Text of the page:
"I always tend to think my goals are beautiful goals. That is what I want to score; beautiful goals, and create beautiful chances."

How long will that attitude prevail at Old Trafford, where the challengers, all younger, are queuing up to oust him?

Berbatov does not answer. What he is prepared to concede is that once leaving United, the only way is down.

"Smaller clubs might be able to match Manchester United with the way they play, with their organisation, everything. But Manchester United are at the top," he said.

"Where can you go from there? Maybe Barcelona. At the moment, I don't see anything else.

"If you go somewhere else it is a big step down.

"I come from a small country. I have the good fortune to play for Manchester United. For the time I am here I try to do my best and win everything there is to win.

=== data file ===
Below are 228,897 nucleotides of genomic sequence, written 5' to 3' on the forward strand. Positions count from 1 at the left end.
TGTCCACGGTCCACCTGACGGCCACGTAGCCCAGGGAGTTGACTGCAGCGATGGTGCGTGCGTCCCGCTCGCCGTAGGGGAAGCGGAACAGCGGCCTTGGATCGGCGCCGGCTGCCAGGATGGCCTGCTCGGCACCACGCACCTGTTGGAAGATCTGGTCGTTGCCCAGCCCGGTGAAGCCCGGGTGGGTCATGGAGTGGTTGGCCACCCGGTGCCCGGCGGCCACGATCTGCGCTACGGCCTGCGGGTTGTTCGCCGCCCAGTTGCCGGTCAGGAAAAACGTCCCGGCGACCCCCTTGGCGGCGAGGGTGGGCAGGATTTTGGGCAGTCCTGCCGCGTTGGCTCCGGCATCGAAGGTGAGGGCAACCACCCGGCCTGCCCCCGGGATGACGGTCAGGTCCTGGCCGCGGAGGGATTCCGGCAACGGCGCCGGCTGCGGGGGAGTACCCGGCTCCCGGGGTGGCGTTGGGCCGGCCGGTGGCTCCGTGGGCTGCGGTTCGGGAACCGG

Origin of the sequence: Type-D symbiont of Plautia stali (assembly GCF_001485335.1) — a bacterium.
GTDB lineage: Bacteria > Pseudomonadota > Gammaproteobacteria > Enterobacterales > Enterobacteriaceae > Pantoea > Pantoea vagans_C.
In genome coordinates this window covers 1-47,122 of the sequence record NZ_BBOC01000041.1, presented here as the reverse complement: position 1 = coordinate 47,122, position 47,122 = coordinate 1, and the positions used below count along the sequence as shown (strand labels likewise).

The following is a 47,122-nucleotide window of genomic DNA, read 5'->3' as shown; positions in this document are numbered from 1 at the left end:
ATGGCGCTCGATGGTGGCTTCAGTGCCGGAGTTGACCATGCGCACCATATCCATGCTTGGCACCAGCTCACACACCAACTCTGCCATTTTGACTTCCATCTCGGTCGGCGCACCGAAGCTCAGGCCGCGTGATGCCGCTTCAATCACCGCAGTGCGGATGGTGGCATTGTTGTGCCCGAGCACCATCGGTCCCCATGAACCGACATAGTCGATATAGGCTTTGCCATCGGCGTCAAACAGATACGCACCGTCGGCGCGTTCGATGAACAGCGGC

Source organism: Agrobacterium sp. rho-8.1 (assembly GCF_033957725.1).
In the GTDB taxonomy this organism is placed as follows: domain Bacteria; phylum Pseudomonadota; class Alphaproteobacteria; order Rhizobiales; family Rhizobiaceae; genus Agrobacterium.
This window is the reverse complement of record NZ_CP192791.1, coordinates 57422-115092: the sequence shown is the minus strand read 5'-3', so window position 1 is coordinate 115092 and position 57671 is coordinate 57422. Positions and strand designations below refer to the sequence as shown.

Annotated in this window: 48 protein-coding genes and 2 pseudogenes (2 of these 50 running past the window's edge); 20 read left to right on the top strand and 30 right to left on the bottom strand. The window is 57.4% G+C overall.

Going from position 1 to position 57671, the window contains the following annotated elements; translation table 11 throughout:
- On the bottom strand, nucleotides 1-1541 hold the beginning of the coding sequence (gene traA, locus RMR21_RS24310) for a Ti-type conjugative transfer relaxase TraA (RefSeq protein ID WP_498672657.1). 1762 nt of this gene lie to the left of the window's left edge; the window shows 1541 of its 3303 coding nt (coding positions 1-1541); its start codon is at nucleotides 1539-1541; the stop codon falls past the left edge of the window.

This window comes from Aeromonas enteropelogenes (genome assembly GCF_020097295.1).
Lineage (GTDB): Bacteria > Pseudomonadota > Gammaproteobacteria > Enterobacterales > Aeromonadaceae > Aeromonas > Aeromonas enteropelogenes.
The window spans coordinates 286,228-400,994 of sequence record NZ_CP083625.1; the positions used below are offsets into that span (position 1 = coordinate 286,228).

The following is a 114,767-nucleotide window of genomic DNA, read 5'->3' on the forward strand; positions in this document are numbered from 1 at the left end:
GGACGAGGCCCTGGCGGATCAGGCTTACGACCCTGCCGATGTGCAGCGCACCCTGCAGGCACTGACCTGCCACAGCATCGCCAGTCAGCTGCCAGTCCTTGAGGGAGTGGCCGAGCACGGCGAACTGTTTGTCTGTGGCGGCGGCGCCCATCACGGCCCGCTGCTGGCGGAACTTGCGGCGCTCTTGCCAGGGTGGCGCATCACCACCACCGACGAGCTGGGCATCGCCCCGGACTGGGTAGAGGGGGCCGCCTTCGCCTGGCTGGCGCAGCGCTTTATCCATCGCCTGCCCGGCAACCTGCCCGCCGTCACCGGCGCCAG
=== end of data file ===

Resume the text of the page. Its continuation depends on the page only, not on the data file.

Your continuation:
"There is no other way I can play."

Have you tried new the Independent Digital Edition apps?
Caption competition
Caption competition
Latest stories from i100
Have you tried new the Independent Digital Edition apps?

Bleacher Report

Daily Quiz
Independent Dating
and  

By clicking 'Search' you
are agreeing to our
Terms of Use.

Day In a Page

Is this the future of flying: battery-powered planes made of plastic, and without flight decks?

Is this the future of flying?

Battery-powered planes made of plastic, and without flight decks
Isis are barbarians – but the Caliphate is a dream at the heart of all Muslim traditions

Isis are barbarians

but the Caliphate is an ancient Muslim ideal
The Brink's-Mat curse strikes again: three tons of stolen gold that brought only grief

Curse of Brink's Mat strikes again

Death of John 'Goldfinger' Palmer the latest killing related to 1983 heist
Greece debt crisis: 'The ministers talk to us about miracles' – why Greeks are cynical ahead of the bailout referendum

'The ministers talk to us about miracles'

Why Greeks are cynical ahead of the bailout referendum
Call of the wild: How science is learning to decode the way animals communicate